We continue our build-up to Saturday’s FA Cup Final by taking a look at another FA Cup Blue Day. James recalls our FA Cup Campaign in 2009, which provided a special afternoon of glory after domestic and European heartache earlier on.
“Guus Hiddink: We want you to stay!”
As I look back and reminisce on my first trip to Wembley for the 2009 FA Cup final, those are the words that echo in my mind. As Hiddink led the Blues to their fifth FA Cup trophy, that was the message reverberating around the stadium from the Chelsea end. Of course, the popular Dutchman didn’t stay. He walked off into the sunset, medal in hand – job done, and returned to his day job as manager of the Russian national team.
Road to the Final
Third Round: Chelsea 1-1 Southend, Southend 1-4 Chelsea (Replay)
League One Southend United were dispatched of in the Third Round after a 4-1 victory at Roots Hall in a replay, following a surprising 1-1 draw at Stamford Bridge. It wasn’t the ideal start at home, which represented one of the lowest moments under Louis Felipe Scolari.
Fourth Round: Chelsea 3-1 Ipswich
Ipswich Town were comfortably beaten at Stamford Bridge, with a goals from Frank Lampard and a brace from Michael Ballack eased Chelsea into the Fifth Round.
Fifth Round: Watford 1-3 Chelsea
Ray Wilkins was in caretaker charge of the Blues at Vicarage Road after the sacking of Luis Felipe Scolari the previous week. Tamas Priskin put the Hornets ahead, but a hat-trick from Nicolas Anelka in the last fifteen minutes secured safe passage into the Quarter-Final.
Quarter Final: Coventry City 0-2 Chelsea
Guus Hiddink’s first game in the FA Cup was marked by goals from Didier Drogba and Alex in a routine victory at the Ricoh Arena.
Semi Final: Arsenal 1-2 Chelsea
Wembley Stadium? Enter Didier Drogba. The Semi Final against Arsenal marked yet another victory over the Gunners, a team against whom we had a fantastic record in these times. Theo Walcott put Arsenal ahead, but a first-half equaliser from Florent Malouda was followed by a winner from Didier Drogba five minutes from time to ensure a return to Wembley in the Final.
Everton 1-2 Chelsea
Goalscorers: Frank Lampard, Didier Drogba
Venue: Wembley Stadium
Referee: Howard Webb
Chelsea: Cech, Bosingwa, Alex, Terry, Ashley Cole, Essien (Ballack 61), Mikel, Lampard, Anelka, Drogba, Malouda.
Subs Not Used: Hilario, Ivanovic, Di Santo, Kalou, Belletti, Mancienne.
Goals: Drogba 21, Lampard 72.
Everton: Howard, Hibbert (Jacobsen 46), Yobo, Lescott, Baines, Osman (Gosling 82), Neville, Pienaar, Cahill, Fellaini, Saha (Vaughan 77).
Subs Not Used: Nash, Castillo, Rodwell, Baxter.
Goal: Saha 1
To the day of the final, and what an event it was. My brother and I had travelled down to London in the morning, dressed for the occasion in our bright yellow Chelsea shirts – the same one the team would be wearing for the game. Having arrived at Wembley a few hours before kick-off, we were shocked to see that Wembley Way was brimming with Evertonians, with barely a Chelsea fan in sight. It’s fair to say we stuck out like a sore thumb in our yellow shirts, but luckily it wasn’t long before the Chelsea supporters began to arrive. After soaking up the atmosphere around the ground, we found our seats in time for kick-off. Little did we know what was coming…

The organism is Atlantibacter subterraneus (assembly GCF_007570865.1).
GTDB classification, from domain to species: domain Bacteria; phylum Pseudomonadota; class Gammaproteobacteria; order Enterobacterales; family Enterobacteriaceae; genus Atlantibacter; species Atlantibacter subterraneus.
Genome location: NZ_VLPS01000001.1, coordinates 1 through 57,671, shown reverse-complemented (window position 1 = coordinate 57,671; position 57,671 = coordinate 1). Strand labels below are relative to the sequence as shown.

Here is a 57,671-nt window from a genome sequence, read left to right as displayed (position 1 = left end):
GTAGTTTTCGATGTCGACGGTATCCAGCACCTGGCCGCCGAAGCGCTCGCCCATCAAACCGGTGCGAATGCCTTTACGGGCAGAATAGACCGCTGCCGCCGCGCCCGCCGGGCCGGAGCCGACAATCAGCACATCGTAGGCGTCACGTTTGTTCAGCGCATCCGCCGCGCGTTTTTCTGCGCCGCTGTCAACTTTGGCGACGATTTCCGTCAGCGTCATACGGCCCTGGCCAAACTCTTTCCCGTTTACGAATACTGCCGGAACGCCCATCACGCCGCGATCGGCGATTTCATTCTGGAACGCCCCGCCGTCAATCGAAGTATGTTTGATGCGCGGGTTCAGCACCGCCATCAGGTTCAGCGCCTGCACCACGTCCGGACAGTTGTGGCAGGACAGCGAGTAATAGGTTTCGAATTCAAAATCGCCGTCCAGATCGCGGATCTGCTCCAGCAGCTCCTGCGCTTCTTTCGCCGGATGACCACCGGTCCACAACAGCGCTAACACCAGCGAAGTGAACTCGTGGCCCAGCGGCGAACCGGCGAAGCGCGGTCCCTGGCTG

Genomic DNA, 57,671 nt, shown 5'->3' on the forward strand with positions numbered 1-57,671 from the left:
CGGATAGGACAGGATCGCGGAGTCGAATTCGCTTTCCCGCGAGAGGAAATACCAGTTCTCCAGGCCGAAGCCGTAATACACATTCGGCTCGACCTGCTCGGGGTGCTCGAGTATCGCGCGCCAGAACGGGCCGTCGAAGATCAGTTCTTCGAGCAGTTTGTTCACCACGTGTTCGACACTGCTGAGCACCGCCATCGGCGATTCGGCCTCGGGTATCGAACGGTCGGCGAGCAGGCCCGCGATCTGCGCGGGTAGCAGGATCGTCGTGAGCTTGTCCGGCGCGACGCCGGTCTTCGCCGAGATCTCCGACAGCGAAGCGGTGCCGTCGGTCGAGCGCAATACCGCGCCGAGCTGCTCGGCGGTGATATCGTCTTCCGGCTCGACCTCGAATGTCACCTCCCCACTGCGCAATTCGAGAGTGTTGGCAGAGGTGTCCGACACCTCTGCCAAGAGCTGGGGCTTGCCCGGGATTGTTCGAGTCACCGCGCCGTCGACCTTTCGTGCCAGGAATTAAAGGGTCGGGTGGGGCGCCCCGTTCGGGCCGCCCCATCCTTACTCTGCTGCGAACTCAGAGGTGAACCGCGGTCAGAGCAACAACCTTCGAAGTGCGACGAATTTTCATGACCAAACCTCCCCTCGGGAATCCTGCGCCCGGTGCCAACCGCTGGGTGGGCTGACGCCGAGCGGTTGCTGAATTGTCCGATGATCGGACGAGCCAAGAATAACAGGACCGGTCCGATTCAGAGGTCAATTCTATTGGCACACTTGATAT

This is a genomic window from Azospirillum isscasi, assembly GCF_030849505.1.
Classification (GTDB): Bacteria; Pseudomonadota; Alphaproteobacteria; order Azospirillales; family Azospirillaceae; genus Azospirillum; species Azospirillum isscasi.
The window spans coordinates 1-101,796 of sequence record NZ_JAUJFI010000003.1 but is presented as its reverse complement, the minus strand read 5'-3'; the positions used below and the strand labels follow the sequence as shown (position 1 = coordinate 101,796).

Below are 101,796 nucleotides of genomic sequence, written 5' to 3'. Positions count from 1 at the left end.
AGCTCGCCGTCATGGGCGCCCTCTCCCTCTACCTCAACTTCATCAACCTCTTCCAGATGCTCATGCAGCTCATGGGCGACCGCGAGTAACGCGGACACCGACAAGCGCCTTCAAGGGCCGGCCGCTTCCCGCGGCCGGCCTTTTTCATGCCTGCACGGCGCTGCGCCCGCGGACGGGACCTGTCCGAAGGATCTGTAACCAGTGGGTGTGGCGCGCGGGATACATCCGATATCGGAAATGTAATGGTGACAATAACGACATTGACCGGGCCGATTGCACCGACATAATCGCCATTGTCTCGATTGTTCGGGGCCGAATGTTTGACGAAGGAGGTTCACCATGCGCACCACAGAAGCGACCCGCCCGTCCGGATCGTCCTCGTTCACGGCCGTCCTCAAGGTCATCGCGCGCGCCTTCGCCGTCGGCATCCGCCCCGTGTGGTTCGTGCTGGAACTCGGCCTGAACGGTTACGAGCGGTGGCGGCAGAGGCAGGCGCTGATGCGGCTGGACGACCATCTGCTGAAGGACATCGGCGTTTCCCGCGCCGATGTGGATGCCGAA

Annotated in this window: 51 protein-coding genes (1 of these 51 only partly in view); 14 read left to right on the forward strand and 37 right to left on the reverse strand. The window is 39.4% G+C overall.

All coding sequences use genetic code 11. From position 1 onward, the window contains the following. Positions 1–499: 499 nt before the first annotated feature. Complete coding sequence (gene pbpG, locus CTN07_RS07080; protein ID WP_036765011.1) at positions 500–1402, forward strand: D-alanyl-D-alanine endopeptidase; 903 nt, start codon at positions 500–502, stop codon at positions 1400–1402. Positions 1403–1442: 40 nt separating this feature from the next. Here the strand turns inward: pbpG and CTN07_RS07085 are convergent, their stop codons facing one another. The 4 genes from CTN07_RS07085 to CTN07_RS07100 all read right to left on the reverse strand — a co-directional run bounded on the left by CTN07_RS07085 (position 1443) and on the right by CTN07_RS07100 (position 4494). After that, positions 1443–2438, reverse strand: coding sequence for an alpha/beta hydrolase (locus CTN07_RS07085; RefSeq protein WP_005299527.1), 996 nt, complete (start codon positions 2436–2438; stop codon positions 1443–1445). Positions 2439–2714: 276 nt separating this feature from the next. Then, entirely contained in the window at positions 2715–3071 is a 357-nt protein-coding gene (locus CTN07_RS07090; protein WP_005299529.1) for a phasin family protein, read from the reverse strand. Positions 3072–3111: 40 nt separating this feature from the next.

Just 25 seconds after Howard Webb had blown his whistle to start the game, Louis Saha lashed the ball past Petr Cech to give Everton a 1-0 lead. The Toffees half of the stadium erupted, while the Chelsea end was stunned to silence. It was – and remains to this day – the fastest FA Cup final goal in history. Incidentally, the previous fastest was Roberto Di Matteo’s opener after 42 seconds against Middlesbrough back in 1997. Admittedly, looking back it now feels an honour to have witnessed such an historic moment. And yet, it was a piece of history that would mean very little to me – or any Chelsea fan there that day – unless Hiddink’s men could turn the game around. Thankfully, that’s exactly what they did.
In the 21st minute, Didier Drogba – Mr. Wembley – levelled the game. The ball had been worked out wide to Malouda on the left, who played an inch-perfect cross into the box. From there, Drogba simply outmuscled Joleon Lescott before powering a header past Tim Howard and into the net. The defining moment of the match then came in the 72nd minute, as Nicolas Anelka played the ball to Frank Lampard, 25 yards out from goal. As Phil Neville sensed the danger, he tried to clip the ball away but Lampard managed to shake off the challenge before unleashing a stunning effort with his left foot. Howard got fingertips to it, but it wasn’t enough. The ball rippled into the net, and Chelsea were in front. 2-1.
As the game drew to a close, the Chelsea faithful began to serenade the Interim manager Guus Hiddink, pleading with him to stay. Sadly, Chelsea fans didn’t get their wish. But that would take nothing away from a great final, and the pure joy of watching John Terry and the rest of the squad getting their hands on the FA Cup trophy. And while the fans were disappointed to see Hiddink leave, the next man through the managerial door was Carlo Ancelotti, and that didn’t go too badly now, did it?
Total Shots: Chelsea 12, Everton 6
Shots on Target: Chelsea 4, Everton 2
Ball Possession: Chelsea 58%, Everton 42%
Corners: Chelsea 5, Everton 1
Fouls: Chelsea 12, Everton 15
Offsides: Chelsea 2, Everton 3
Yellow Cards: Chelsea 2, Everton 3
Red Cards: Chelsea 0, Everton 0
Edited by: @tovers98
Read Part Three of Blue Days here
What do you think will happen in Saturday’s Final? Can we emulate our 2009 success? Let us know in the comments below!